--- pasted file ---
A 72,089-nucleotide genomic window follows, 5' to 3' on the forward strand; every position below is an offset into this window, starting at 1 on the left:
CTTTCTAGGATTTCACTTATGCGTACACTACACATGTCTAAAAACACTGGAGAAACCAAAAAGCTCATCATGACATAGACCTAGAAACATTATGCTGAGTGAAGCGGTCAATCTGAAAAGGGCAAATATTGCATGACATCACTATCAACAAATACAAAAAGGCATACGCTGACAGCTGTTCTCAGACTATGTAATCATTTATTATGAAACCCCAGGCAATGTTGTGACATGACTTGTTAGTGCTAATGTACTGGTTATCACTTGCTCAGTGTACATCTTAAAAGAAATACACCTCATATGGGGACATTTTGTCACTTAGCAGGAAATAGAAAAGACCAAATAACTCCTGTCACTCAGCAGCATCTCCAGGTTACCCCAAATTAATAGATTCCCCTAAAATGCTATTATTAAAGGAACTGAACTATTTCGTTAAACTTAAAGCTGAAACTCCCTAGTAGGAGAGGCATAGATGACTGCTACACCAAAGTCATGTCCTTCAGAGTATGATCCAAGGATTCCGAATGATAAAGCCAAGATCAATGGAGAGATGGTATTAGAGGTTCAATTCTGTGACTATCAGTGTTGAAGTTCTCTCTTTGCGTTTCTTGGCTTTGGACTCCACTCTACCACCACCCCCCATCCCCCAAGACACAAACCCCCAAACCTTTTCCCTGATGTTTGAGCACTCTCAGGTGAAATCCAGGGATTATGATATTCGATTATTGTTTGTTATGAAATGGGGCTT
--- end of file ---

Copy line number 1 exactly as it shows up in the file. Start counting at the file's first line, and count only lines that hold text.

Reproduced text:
A 72,089-nucleotide genomic window follows, 5' to 3' on the forward strand; every position below is an offset into this window, starting at 1 on the left: